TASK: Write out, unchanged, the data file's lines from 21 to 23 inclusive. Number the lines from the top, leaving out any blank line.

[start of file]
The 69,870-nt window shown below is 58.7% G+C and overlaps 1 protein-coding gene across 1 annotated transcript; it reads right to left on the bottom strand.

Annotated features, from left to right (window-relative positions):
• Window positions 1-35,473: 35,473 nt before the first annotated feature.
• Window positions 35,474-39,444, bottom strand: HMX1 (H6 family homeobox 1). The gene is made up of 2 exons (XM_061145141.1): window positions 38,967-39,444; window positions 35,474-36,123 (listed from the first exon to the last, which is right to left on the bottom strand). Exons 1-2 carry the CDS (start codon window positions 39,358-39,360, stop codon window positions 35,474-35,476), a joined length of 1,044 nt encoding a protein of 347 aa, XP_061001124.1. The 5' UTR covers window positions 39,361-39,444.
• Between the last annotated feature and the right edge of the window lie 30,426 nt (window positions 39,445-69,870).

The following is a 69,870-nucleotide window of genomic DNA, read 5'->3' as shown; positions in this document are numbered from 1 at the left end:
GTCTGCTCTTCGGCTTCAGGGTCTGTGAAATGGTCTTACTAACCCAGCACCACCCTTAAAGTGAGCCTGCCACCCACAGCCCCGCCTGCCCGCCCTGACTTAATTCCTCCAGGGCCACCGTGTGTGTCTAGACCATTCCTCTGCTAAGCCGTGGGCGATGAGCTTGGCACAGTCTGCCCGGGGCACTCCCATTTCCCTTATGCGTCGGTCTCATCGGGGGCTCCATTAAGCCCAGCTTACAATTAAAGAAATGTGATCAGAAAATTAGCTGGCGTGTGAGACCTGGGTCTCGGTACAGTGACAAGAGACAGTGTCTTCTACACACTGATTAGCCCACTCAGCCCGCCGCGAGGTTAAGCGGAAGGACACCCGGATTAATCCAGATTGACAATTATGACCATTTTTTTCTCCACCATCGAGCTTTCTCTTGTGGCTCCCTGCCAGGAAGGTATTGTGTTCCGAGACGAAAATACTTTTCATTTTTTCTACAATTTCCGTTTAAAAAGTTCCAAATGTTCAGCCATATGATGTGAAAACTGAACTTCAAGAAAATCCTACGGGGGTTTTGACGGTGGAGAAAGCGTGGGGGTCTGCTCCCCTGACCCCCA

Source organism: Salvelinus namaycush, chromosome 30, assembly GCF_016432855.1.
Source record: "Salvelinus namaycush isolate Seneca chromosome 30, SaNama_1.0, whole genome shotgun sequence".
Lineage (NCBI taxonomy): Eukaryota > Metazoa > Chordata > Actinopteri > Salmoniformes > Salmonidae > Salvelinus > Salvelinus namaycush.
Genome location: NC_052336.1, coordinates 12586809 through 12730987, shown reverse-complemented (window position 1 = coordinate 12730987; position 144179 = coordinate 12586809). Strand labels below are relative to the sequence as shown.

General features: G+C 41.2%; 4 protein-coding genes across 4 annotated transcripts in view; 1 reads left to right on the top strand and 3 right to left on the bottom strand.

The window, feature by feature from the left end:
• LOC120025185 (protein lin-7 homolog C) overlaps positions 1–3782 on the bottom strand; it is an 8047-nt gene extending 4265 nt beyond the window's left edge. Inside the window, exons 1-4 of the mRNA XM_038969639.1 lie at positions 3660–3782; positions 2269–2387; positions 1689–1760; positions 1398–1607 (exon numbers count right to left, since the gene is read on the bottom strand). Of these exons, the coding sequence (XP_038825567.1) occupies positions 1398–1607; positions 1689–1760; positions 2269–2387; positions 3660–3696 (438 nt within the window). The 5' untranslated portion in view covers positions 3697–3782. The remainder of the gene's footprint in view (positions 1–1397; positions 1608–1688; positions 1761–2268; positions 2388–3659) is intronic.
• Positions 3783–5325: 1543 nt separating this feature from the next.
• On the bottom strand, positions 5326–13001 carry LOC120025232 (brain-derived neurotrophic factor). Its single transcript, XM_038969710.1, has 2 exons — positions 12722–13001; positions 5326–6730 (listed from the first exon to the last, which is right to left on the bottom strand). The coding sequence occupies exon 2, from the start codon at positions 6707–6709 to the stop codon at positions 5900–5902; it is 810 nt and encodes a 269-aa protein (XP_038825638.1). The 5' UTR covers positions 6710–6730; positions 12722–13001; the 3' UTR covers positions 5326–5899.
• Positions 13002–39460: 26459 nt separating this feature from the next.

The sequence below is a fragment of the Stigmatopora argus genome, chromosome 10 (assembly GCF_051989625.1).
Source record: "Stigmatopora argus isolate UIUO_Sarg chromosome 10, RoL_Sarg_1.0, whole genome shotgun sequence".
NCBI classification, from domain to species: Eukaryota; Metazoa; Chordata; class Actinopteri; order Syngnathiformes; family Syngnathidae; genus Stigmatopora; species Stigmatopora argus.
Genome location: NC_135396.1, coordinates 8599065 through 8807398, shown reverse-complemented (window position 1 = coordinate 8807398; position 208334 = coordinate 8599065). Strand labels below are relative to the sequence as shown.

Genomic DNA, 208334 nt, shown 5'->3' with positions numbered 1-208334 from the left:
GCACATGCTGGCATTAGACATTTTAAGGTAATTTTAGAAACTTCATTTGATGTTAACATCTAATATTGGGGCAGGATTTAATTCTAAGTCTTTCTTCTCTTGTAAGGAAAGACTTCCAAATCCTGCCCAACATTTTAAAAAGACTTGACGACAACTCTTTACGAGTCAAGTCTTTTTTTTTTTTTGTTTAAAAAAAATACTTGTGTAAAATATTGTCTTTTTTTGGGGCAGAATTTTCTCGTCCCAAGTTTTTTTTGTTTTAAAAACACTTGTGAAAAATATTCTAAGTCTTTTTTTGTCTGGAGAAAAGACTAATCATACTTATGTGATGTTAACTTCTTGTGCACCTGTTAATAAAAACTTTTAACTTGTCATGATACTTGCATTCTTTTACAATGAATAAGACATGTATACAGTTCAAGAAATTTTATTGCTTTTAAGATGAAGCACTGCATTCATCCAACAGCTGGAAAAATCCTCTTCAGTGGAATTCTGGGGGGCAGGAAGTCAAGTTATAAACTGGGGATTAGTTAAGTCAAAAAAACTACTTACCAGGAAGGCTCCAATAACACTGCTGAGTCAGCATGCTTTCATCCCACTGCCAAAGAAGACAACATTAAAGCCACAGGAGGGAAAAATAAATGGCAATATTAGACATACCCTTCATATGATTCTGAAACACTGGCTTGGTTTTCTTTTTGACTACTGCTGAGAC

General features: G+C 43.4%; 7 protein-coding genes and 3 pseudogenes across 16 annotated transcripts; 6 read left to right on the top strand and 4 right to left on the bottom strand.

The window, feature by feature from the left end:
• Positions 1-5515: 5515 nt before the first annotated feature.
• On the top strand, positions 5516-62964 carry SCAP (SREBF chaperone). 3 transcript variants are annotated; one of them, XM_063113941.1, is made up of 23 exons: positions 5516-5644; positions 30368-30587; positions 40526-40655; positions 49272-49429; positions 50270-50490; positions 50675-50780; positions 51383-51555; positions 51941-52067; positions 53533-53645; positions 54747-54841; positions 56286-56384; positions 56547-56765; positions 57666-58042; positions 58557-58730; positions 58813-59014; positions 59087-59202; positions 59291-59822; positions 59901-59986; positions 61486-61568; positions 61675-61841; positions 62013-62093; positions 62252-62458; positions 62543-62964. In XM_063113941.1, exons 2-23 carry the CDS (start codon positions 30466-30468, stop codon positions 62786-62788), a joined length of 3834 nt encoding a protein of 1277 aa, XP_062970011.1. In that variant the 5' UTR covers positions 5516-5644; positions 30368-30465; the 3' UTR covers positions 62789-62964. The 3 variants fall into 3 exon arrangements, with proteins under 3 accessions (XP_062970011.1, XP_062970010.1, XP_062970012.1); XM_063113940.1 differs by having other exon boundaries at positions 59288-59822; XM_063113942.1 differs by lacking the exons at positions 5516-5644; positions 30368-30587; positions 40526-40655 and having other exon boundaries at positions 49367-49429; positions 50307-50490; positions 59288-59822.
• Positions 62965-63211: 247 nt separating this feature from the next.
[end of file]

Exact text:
Genome location: NC_135396.1, coordinates 8599065 through 8807398, shown reverse-complemented (window position 1 = coordinate 8807398; position 208334 = coordinate 8599065). Strand labels below are relative to the sequence as shown.

Genomic DNA, 208334 nt, shown 5'->3' with positions numbered 1-208334 from the left:
GCACATGCTGGCATTAGACATTTTAAGGTAATTTTAGAAACTTCATTTGATGTTAACATCTAATATTGGGGCAGGATTTAATTCTAAGTCTTTCTTCTCTTGTAAGGAAAGACTTCCAAATCCTGCCCAACATTTTAAAAAGACTTGACGACAACTCTTTACGAGTCAAGTCTTTTTTTTTTTTTGTTTAAAAAAAATACTTGTGTAAAATATTGTCTTTTTTTGGGGCAGAATTTTCTCGTCCCAAGTTTTTTTTGTTTTAAAAACACTTGTGAAAAATATTCTAAGTCTTTTTTTGTCTGGAGAAAAGACTAATCATACTTATGTGATGTTAACTTCTTGTGCACCTGTTAATAAAAACTTTTAACTTGTCATGATACTTGCATTCTTTTACAATGAATAAGACATGTATACAGTTCAAGAAATTTTATTGCTTTTAAGATGAAGCACTGCATTCATCCAACAGCTGGAAAAATCCTCTTCAGTGGAATTCTGGGGGGCAGGAAGTCAAGTTATAAACTGGGGATTAGTTAAGTCAAAAAAACTACTTACCAGGAAGGCTCCAATAACACTGCTGAGTCAGCATGCTTTCATCCCACTGCCAAAGAAGACAACATTAAAGCCACAGGAGGGAAAAATAAATGGCAATATTAGACATACCCTTCATATGATTCTGAAACACTGGCTTGGTTTTCTTTTTGACTACTGCTGAGAC